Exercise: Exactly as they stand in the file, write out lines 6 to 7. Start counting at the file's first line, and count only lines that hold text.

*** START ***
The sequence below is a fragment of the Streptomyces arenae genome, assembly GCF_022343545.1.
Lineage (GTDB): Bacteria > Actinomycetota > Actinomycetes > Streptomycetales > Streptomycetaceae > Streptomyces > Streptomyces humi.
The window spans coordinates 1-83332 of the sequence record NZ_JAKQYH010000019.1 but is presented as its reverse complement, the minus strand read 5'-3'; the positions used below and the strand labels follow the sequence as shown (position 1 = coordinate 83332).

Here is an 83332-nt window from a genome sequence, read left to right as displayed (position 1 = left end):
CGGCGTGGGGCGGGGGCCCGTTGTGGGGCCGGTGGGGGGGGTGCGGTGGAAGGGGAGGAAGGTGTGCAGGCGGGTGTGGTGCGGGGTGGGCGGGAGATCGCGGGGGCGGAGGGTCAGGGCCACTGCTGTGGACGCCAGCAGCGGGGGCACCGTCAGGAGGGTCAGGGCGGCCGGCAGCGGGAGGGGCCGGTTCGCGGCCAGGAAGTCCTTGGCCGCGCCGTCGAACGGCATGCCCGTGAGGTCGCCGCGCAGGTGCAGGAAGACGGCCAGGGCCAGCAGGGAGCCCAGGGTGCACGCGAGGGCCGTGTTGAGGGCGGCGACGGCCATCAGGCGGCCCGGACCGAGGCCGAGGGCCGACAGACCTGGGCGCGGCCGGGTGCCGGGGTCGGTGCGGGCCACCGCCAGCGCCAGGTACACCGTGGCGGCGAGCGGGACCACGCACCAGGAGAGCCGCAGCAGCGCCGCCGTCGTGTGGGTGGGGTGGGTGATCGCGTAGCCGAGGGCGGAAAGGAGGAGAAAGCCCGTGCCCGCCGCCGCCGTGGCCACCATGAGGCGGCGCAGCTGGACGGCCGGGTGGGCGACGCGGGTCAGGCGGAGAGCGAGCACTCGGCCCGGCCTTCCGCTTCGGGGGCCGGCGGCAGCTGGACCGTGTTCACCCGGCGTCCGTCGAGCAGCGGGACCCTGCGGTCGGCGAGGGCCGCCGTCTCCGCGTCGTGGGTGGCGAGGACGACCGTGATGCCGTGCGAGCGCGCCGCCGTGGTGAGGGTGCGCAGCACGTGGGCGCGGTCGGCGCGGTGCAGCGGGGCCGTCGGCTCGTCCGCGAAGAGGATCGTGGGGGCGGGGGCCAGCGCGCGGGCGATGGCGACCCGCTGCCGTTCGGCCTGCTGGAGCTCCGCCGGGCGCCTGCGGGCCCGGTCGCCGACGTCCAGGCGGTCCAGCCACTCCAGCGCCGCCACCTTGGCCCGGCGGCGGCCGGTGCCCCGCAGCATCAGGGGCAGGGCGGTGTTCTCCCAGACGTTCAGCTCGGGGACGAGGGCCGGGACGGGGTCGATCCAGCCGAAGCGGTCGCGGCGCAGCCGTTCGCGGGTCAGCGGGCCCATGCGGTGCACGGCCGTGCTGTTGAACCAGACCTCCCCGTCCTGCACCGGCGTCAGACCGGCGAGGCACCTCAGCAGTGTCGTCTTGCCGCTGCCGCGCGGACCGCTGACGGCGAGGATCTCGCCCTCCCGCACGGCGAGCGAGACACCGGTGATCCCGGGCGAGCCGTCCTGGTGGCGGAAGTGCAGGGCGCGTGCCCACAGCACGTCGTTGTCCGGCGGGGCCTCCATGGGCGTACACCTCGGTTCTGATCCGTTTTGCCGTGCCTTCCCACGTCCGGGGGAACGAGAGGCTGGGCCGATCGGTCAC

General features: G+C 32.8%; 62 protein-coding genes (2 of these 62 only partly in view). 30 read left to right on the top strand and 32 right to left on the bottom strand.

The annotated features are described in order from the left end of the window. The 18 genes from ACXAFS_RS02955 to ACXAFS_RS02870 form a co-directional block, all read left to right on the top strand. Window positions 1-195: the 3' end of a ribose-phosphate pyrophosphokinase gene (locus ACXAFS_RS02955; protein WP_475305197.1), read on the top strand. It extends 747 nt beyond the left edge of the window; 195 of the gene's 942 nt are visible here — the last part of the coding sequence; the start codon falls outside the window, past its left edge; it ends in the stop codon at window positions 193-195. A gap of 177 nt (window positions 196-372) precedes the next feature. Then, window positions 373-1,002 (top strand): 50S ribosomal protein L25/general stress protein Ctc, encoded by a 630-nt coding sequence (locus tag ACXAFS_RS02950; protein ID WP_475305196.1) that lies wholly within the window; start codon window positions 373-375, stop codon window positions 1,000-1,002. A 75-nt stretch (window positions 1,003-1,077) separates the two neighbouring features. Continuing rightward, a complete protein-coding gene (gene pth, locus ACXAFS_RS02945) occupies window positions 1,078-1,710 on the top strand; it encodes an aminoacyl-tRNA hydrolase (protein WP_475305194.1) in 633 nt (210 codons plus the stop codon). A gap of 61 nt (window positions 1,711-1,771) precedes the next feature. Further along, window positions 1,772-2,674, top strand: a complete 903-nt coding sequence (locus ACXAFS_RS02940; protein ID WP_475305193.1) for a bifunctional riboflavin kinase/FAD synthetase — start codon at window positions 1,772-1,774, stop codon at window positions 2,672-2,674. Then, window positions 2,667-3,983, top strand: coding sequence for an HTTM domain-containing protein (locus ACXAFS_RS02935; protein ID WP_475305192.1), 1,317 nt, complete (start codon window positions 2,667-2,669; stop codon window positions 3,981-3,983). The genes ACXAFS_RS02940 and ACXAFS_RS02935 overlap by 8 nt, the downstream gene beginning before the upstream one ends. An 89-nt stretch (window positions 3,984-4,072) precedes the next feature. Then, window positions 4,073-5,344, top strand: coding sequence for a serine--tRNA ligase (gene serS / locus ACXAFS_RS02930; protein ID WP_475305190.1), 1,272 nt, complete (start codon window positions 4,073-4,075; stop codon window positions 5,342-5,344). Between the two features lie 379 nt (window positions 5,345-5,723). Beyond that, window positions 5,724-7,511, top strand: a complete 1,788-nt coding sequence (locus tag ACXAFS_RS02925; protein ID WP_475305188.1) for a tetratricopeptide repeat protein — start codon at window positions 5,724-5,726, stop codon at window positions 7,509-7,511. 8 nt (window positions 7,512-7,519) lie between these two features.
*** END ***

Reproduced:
General features: G+C 32.8%; 62 protein-coding genes (2 of these 62 only partly in view). 30 read left to right on the top strand and 32 right to left on the bottom strand.

The annotated features are described in order from the left end of the window. The 18 genes from ACXAFS_RS02955 to ACXAFS_RS02870 form a co-directional block, all read left to right on the top strand. Window positions 1-195: the 3' end of a ribose-phosphate pyrophosphokinase gene (locus ACXAFS_RS02955; protein WP_475305197.1), read on the top strand. It extends 747 nt beyond the left edge of the window; 195 of the gene's 942 nt are visible here — the last part of the coding sequence; the start codon falls outside the window, past its left edge; it ends in the stop codon at window positions 193-195. A gap of 177 nt (window positions 196-372) precedes the next feature. Then, window positions 373-1,002 (top strand): 50S ribosomal protein L25/general stress protein Ctc, encoded by a 630-nt coding sequence (locus tag ACXAFS_RS02950; protein ID WP_475305196.1) that lies wholly within the window; start codon window positions 373-375, stop codon window positions 1,000-1,002. A 75-nt stretch (window positions 1,003-1,077) separates the two neighbouring features. Continuing rightward, a complete protein-coding gene (gene pth, locus ACXAFS_RS02945) occupies window positions 1,078-1,710 on the top strand; it encodes an aminoacyl-tRNA hydrolase (protein WP_475305194.1) in 633 nt (210 codons plus the stop codon). A gap of 61 nt (window positions 1,711-1,771) precedes the next feature. Further along, window positions 1,772-2,674, top strand: a complete 903-nt coding sequence (locus ACXAFS_RS02940; protein ID WP_475305193.1) for a bifunctional riboflavin kinase/FAD synthetase — start codon at window positions 1,772-1,774, stop codon at window positions 2,672-2,674. Then, window positions 2,667-3,983, top strand: coding sequence for an HTTM domain-containing protein (locus ACXAFS_RS02935; protein ID WP_475305192.1), 1,317 nt, complete (start codon window positions 2,667-2,669; stop codon window positions 3,981-3,983). The genes ACXAFS_RS02940 and ACXAFS_RS02935 overlap by 8 nt, the downstream gene beginning before the upstream one ends. An 89-nt stretch (window positions 3,984-4,072) precedes the next feature. Then, window positions 4,073-5,344, top strand: coding sequence for a serine--tRNA ligase (gene serS / locus ACXAFS_RS02930; protein ID WP_475305190.1), 1,272 nt, complete (start codon window positions 4,073-4,075; stop codon window positions 5,342-5,344). Between the two features lie 379 nt (window positions 5,345-5,723). Beyond that, window positions 5,724-7,511, top strand: a complete 1,788-nt coding sequence (locus tag ACXAFS_RS02925; protein ID WP_475305188.1) for a tetratricopeptide repeat protein — start codon at window positions 5,724-5,726, stop codon at window positions 7,509-7,511. 8 nt (window positions 7,512-7,519) lie between these two features.